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The Church and the Care of the Mentally Ill

Mission and ministry are the responsibility of all believers even when it comes to mental health issues. Christians have a special calling in this area.

All churches have a calling to work for the health and acceptance of all peoples. Our prayer is that churches move toward becoming true communities where individual needs find understanding and support. The fellowship of believers has always been a healing community: accepting, affirming, a context in which those wounded or handicapped find empowerment.

Community based care assumes that there will be welcoming groups in the community to provide the support and understanding needed …

Local congregations are challenged to strive for mental health in individuals and in society. We need to see mental health is not just the work of the few, or reserved for those paid to serve. We believe that mission and ministry are the responsibility of all believers, therefore Christians have a special calling in the area of mental health.

In May of 2006, Senator Michael Kirby and his committee published their Report: Out of the Shadows at Last: Transforming Mental Health, Mental illness and Addictions Services in Canada. This Report provides a much needed national strategy to improve these services and their outcomes in our nation. Recently, a Mental Health Commission with a ten million dollar budget, was established and Michael Kirby is now its Commissioner. This Report makes about one hundred recommendations and promotes the need for "community based care."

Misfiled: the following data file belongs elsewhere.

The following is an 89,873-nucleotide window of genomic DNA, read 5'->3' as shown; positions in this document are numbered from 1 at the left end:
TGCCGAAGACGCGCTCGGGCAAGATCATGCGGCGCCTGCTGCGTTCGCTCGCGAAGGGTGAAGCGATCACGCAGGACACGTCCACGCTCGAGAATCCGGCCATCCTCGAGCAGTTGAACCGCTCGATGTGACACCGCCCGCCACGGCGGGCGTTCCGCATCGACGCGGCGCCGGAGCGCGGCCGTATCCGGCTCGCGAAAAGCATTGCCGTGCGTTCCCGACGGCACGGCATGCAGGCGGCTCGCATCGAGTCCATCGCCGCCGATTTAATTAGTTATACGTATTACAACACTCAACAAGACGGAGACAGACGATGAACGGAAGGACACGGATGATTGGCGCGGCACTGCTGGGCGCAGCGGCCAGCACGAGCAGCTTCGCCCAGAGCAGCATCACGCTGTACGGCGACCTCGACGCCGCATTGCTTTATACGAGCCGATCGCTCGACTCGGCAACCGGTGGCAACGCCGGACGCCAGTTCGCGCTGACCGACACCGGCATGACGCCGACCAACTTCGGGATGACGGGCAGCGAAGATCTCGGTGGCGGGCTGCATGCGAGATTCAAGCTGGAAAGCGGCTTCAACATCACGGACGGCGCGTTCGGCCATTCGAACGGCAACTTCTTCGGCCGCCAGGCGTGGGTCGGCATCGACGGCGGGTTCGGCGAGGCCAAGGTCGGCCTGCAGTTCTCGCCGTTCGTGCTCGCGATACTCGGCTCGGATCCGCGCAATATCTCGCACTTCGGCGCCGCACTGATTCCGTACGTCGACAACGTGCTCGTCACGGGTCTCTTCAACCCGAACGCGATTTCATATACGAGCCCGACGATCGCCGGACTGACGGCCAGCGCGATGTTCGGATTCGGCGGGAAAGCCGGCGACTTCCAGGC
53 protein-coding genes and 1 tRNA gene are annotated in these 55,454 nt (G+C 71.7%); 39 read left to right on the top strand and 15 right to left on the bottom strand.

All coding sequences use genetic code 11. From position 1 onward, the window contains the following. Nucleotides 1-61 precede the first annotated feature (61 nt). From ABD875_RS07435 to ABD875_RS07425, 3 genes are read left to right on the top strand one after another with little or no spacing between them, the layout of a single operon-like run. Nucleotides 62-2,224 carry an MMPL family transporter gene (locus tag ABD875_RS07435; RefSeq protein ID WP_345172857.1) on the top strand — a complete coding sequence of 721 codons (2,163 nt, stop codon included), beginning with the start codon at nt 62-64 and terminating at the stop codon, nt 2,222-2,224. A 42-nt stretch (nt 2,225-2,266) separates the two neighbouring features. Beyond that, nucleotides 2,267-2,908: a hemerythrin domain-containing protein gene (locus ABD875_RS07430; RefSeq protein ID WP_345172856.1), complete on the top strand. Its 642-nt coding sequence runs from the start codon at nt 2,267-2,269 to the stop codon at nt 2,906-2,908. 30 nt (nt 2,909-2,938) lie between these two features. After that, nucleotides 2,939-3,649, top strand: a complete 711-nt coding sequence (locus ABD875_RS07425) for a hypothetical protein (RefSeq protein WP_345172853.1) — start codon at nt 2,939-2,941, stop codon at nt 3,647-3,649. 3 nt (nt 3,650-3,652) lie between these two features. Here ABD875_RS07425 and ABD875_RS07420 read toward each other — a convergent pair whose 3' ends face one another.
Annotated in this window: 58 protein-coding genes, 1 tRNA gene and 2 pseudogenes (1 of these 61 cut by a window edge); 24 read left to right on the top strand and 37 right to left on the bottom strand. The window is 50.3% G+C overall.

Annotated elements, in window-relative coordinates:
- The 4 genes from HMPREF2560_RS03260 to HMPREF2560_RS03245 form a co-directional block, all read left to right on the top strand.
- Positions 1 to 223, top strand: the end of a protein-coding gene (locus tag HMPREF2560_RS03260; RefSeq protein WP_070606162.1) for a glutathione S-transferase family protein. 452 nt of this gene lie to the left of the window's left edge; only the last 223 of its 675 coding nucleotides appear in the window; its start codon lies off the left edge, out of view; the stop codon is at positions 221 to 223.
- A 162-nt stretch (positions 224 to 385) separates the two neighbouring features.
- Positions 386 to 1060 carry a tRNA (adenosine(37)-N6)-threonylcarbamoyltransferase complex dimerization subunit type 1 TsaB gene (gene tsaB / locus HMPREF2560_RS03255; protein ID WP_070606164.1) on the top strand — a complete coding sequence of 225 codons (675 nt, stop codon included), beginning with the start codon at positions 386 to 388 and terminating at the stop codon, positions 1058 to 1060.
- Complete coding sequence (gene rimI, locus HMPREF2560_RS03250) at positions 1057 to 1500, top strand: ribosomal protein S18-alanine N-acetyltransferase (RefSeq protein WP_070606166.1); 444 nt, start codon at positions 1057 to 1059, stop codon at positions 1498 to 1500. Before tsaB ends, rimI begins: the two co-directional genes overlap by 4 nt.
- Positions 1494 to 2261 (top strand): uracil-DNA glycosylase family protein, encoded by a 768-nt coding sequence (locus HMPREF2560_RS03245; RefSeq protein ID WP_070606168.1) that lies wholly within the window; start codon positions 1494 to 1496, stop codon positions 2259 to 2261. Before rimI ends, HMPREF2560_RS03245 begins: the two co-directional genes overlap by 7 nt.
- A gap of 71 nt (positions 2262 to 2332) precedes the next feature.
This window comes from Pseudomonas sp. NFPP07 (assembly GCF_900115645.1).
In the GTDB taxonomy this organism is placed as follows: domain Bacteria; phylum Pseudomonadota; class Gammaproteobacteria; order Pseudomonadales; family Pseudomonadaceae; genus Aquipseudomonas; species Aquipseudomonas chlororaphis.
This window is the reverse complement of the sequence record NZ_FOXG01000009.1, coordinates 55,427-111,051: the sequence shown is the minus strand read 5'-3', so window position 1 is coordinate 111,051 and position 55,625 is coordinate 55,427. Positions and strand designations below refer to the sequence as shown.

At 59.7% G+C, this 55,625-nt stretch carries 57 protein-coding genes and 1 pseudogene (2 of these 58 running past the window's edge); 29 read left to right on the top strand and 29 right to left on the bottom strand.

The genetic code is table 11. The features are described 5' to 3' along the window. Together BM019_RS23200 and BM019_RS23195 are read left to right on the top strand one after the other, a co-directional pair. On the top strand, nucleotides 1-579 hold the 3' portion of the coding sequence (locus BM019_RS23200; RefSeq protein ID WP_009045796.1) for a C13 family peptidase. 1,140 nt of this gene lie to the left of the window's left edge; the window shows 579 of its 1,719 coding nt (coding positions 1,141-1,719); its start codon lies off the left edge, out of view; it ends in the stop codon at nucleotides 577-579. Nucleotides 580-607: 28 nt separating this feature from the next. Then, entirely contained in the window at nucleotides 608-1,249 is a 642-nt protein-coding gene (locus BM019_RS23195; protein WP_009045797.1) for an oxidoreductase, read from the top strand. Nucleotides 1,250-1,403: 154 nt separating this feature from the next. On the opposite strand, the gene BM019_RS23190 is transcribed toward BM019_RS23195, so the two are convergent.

Community based care assumes that there will be welcoming groups in the community to provide the support and understanding needed by those who suffer from mental illness. If not the churches, then who?

Our Christian communities add the spiritual dimension to the biological = psychological/social model of being human. The Christian understanding of family is also a valuable addition to the general view of the role of family. Christ put the weight of His authority behind the basic Old Testament estimate of the family (see Mark 7:10ff) and presented His teaching in terms of the family (see Luke 11:11, 15:11-32, Matt 21:31).

With the Christian fellowship, consumers of mental health services and their families and caregivers will find acceptance, friendship, prayer and intercession, all of which can lead to strength and growth. This does not necessarily translate into cures of their mental disease, but rather a state of wellness that allows for meaningful occupations and opportunities to contribute to the life of the community.

Here is a strategy

1. Choose a church which has professionals who work in Mental Health and /or Addictions services;

2. Encourage these professionals to work together for education and support of family units in which there are consumers of mental health services;

3. Tell their story at church gatherings and larger gatherings such as associations or conventions.

Roger Cann, PhD, is based in Kentville, Nova Scotia, and is a member of Convention of Atlantic Baptist Churches.

Originally published in Tidings, Spring 2007.




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